The Strawberry Fire grew quickly on Monday night, but a change in wind direction helped slow that growth on Tuesday.
The lightning-sparked fire was reported on Aug. 25, and as of Wednesday morning, it has burned an estimated 10,537 acres.
On Tuesday, planes dropped retardant and water from nearby Lake Frances, which has been closed for all recreation purposes for firefighting efforts.
Blackfeet officials said on Tuesday that they are working with the U.S. Forest Service and the Bureau of Indian Affairs on both the Strawberry and Crucifixion Creek fires.
Residents of Birch Creek, Dupuyer and Heart Butte were placed on “pre-evacuation” notice on Tuesday evening, meaning that residents should be prepared to evacuate if the need should arise. Law enforcement officers will notify residents if evacuation becomes necessary.
Ranchers are working to get their cattle out of the timber and prepping water tanks in case the fire grows again.
The Apex Angus Ranch has around 50 head of cattle unaccounted for and the Swanson family hopes their ranch is spared.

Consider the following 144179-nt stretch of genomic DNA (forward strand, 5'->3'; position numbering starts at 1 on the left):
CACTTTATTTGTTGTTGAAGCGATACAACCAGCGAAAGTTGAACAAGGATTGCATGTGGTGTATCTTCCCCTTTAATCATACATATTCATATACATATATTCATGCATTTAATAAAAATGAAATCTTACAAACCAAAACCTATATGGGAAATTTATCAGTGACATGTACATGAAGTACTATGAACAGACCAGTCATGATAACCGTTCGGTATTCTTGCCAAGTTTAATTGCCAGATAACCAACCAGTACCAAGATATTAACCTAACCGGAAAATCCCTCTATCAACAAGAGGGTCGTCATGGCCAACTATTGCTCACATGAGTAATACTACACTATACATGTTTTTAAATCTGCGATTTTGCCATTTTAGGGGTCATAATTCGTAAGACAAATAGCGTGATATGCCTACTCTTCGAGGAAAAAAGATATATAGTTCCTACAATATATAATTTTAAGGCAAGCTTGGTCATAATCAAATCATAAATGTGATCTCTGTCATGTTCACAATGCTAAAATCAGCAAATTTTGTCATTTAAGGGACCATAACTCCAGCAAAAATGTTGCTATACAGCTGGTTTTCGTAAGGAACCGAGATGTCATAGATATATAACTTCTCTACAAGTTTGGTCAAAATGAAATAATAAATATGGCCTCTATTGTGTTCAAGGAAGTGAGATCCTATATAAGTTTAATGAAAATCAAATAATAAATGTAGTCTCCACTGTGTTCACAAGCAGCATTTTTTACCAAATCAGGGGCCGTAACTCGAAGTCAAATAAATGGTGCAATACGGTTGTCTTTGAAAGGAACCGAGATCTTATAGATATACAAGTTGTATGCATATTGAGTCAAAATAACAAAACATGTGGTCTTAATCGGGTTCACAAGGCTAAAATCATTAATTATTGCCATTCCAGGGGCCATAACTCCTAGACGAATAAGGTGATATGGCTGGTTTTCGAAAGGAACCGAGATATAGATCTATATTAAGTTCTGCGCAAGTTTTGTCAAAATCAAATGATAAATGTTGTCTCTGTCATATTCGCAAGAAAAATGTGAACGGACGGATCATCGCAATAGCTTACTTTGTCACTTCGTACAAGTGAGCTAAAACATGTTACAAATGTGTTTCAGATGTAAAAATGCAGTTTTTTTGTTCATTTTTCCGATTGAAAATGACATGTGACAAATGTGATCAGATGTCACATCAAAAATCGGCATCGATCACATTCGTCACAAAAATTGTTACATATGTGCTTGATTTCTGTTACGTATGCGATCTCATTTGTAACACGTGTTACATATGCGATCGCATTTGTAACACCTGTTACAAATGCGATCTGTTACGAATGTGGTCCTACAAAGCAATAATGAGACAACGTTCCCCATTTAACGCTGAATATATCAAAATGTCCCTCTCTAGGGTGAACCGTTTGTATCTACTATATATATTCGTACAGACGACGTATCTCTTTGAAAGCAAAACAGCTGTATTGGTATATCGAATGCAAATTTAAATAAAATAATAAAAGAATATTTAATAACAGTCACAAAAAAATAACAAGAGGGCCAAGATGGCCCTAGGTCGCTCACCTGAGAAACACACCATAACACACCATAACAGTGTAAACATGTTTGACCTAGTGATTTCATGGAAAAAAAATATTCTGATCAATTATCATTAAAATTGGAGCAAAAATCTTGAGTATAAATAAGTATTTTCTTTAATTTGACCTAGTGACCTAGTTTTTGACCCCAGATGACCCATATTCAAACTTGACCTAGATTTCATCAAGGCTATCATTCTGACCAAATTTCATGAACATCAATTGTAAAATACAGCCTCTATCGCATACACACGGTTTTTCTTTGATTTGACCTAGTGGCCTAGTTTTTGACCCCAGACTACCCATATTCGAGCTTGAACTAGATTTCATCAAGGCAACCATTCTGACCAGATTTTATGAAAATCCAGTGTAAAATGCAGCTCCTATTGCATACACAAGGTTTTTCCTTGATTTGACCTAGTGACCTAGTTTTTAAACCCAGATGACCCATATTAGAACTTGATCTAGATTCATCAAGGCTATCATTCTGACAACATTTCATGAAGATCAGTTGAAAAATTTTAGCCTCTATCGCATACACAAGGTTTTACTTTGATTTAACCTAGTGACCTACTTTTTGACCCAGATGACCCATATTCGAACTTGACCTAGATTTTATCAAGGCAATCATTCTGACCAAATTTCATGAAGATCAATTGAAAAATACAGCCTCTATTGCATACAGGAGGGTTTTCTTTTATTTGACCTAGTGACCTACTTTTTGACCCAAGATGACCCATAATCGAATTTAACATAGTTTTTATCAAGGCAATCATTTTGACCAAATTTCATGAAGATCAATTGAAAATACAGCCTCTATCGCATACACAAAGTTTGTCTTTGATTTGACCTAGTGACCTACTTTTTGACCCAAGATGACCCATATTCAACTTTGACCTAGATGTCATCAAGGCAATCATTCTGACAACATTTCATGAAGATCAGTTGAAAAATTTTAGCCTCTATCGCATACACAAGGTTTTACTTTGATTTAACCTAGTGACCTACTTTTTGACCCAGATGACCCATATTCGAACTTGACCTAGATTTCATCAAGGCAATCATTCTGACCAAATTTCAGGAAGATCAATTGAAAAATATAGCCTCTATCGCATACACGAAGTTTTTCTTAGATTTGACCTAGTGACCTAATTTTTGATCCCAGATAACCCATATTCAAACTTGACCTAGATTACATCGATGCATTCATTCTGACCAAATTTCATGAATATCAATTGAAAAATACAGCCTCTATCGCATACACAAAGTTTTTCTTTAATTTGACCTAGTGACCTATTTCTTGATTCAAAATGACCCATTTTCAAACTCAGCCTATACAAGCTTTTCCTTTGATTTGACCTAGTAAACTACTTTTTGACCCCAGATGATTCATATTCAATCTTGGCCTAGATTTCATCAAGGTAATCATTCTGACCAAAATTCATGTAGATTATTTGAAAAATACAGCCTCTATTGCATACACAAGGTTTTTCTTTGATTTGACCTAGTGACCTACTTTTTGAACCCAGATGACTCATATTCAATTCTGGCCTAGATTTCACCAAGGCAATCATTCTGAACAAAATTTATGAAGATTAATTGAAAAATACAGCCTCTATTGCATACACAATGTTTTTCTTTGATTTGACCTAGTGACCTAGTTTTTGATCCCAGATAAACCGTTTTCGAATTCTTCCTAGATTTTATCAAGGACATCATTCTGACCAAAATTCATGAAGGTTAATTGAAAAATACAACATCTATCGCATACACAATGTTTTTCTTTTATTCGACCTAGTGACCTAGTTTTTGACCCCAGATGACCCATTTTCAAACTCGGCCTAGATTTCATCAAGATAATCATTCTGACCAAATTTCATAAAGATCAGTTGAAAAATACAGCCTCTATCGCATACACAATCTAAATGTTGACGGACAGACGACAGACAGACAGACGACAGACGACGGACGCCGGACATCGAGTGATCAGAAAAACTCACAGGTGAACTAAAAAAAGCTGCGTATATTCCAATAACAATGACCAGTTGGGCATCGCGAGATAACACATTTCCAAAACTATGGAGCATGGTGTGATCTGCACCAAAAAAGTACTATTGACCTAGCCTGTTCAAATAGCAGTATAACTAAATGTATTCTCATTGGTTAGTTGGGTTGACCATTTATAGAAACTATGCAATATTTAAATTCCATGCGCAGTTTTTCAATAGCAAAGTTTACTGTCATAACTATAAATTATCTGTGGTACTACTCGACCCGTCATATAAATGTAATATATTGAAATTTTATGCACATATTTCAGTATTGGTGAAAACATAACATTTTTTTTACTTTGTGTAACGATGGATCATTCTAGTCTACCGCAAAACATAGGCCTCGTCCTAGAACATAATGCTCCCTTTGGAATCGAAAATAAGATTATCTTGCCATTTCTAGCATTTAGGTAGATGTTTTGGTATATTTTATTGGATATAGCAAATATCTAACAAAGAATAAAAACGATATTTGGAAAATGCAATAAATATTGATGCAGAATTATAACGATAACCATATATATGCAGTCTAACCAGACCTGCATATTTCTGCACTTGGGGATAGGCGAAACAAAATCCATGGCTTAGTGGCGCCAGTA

Kirby Swanson said, “I’m afraid our ranch is gonna burn. I sure hope it (doesn’t), but it’s coming. There ain’t much we can do about it. The fire is just a monster. They can’t stop it, they can’t control it.”
There will be two community meetings for people to get information about the fires. The first will be on Wednesday at 6 p.m. at the Heart Butte School-Multi-Purpose Room. The second will be on Thursday at 6 p.m. at the Dupuyer Community Hall.
According to Inciweb, the Chief Mountain Hotshots, numerous volunteer fire departments, the Department of Natural Resources, the Blackfeet Tribal Agency, Pondera and Teton County resources, and ranchers teamed together in stopping the fire’s progress, and noted: “We also had great aviation support throughout the day. In total there were 4 tanker and 2 very large tanker (VLAT) drops of retardant combined with 14 water drops from the superscooper, and numerous water drops from a variety of rotary winged aircraft. There were no injuries and no structures lost.”
The Federal Emergency Management Agency announced on Tuesday that a Fire Management Assistance Grant has been approved for the Strawberry Fire, which makes federal funding available to pay 75 percent of the state’s eligible firefighting costs and helps with equipment and supplies.